Most people would expect there to be a significant gap between the revenues generated by New Jersey’s regulated online gambling sites and daily fantasy sports (DFS) sites.
After all, DFS has ties to all major sports leagues, is advertised non-stop on ESPN, is available in 40+ states and is PayPal-friendly.
Meanwhile, NJ’s online casino and poker sites have been beset by poor payment processing, geolocation headaches, low consumer awareness and are only available to players within state borders.
And there is a big revenue gap between the two.
Just not necessarily in the direction you’d expect:
While imperfect for a number of reasons (some of which I’ll discuss below), the comparison is still worth making, largely because it provides relevant context for New Jersey’s performance – context that has been absent so far.
Up until this point, the measuring stick for New Jersey has been populated by various expectations – expectations driven by things like Christie’s budget projections or by the revenue goals of companies like 888 and bwin.party (and the analysts who cover them).
Measured against those expectations, New Jersey has been a disappointment. And that’s by and large been the story told about the market by the media.
But measure New Jersey’s first year of operation, with all of the well-documented hurdles and setbacks, against the performance of DFS, a wagering product that is …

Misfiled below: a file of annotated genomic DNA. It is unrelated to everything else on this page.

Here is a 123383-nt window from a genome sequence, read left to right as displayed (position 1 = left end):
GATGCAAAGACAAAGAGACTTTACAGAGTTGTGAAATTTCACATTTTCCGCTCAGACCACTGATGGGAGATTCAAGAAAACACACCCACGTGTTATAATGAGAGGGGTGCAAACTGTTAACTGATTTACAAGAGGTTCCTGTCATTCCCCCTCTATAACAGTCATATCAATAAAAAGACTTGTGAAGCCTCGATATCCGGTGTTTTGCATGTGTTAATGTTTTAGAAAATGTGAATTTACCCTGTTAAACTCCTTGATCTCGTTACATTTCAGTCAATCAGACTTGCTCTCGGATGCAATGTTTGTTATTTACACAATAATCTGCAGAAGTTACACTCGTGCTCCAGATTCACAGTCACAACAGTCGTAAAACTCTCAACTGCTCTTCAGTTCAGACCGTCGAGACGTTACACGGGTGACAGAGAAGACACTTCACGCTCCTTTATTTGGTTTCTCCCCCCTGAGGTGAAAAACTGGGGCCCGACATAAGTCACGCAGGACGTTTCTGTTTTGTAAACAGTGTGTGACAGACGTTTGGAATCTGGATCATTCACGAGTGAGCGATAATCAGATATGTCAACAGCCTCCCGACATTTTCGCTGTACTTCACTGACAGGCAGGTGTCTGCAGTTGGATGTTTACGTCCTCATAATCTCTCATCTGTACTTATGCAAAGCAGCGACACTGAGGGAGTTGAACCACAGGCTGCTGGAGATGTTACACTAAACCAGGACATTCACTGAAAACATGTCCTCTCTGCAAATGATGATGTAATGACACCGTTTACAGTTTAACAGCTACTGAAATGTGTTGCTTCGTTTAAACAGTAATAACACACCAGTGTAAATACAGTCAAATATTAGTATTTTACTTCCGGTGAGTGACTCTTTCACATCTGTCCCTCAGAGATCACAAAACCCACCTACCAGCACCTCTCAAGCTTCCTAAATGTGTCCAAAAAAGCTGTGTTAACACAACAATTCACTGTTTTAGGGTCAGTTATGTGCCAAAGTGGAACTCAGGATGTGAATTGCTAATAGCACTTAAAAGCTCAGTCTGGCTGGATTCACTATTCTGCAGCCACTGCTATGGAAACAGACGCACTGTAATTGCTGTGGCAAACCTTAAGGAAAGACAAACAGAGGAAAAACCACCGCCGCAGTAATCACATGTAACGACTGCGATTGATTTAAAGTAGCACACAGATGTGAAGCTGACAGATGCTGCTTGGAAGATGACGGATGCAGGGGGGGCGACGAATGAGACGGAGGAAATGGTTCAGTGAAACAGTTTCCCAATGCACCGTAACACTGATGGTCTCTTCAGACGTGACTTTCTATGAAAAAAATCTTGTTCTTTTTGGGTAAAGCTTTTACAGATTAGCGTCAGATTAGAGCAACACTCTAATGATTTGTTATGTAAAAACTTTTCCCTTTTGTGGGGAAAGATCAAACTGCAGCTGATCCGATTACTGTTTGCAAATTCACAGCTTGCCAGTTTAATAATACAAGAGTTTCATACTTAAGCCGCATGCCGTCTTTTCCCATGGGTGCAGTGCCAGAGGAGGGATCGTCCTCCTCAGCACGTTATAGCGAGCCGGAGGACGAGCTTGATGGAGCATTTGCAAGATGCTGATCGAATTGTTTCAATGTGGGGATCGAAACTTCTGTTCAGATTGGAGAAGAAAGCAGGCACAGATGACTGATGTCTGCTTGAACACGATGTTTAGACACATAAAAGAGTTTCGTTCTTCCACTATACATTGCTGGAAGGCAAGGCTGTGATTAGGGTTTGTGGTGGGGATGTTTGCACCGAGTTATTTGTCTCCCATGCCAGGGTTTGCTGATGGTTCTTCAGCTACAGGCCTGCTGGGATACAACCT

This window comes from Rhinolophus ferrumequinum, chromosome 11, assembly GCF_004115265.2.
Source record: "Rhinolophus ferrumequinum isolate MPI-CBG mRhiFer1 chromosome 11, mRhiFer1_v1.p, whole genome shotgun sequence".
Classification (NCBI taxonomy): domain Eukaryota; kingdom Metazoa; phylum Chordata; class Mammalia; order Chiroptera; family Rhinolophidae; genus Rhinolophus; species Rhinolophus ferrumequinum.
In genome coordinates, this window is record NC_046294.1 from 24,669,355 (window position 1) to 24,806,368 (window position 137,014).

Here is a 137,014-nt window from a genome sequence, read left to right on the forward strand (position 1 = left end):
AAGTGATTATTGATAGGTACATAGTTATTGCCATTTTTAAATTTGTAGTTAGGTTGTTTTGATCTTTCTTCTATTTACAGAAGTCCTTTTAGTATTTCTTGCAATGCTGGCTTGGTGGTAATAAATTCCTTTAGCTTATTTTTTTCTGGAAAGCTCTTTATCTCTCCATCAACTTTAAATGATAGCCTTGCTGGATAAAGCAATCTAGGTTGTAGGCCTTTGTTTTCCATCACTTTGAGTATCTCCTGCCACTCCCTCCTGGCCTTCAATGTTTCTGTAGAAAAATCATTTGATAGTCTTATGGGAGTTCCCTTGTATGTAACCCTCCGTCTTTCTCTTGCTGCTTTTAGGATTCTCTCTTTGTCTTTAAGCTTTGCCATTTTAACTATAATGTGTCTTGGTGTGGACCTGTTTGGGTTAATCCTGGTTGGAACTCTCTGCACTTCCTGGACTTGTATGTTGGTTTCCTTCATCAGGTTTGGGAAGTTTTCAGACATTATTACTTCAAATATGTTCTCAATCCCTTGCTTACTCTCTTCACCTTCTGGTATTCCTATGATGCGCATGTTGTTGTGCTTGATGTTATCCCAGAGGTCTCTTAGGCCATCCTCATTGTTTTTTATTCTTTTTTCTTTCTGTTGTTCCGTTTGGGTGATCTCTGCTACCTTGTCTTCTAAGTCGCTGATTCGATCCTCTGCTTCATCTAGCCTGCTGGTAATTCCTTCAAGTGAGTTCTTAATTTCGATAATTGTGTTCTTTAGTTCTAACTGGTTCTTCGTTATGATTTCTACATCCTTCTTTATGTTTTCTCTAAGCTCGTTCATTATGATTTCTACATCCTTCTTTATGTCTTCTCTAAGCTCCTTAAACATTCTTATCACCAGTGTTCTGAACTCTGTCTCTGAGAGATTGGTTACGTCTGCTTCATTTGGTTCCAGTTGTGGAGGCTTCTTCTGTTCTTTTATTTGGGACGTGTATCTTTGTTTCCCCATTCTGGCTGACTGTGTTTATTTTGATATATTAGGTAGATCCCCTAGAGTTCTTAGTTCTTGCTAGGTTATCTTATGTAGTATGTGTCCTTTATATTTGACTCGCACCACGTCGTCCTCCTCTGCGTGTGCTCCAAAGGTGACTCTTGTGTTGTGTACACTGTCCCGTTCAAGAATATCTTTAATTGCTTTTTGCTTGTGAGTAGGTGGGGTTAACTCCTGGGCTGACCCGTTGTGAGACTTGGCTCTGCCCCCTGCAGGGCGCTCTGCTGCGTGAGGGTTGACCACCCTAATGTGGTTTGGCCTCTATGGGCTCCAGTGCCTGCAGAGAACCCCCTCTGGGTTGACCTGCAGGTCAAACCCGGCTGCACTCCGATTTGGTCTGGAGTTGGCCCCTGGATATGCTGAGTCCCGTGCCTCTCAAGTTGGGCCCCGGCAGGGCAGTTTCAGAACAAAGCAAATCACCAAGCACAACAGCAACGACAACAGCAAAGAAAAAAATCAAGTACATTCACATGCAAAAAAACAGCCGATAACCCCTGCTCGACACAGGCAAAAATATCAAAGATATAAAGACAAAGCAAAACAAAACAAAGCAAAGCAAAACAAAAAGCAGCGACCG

… and it becomes more difficult to label New Jersey as anything but a resounding success (or, alternatively, DFS as a massive failure).
The big problem with comparing DFS and legal online gambling in New Jersey: perceived growth trajectories.
Consensus opinion holds that growth in New Jersey will be tough to come by and ultimately limited by population constraints.
DFS, on the other hand, has nowhere to go but up – way up.
Consider these recent DFS revenue projections from Eilers Research, who are generally in the business of producing sober, rational estimates for gaming revenue:
Trust me, no one is drawing a line to 2020 with the bull case angle for New Jersey. Heck, you’d be hard pressed to find someone arguing that New Jersey could even hit the bear case growth rate for DFS.
So it’s a bit like comparing attendance for two concerts, but counting the crowd for the opening act at one and counting the crowd for the headliner at the other.
Still, I think most casual observers would be surprised to learn that, for 2014 at least, there’s nearly double the money in New Jersey online gambling than the entire DFS industry combined.
*DFS vs NJ revenue chart is based on actual revenue reported by NJ online casinos and poker sites through September, publicly available revenue information from FanDuel through September, projections from Eilers Research and projections from OPR.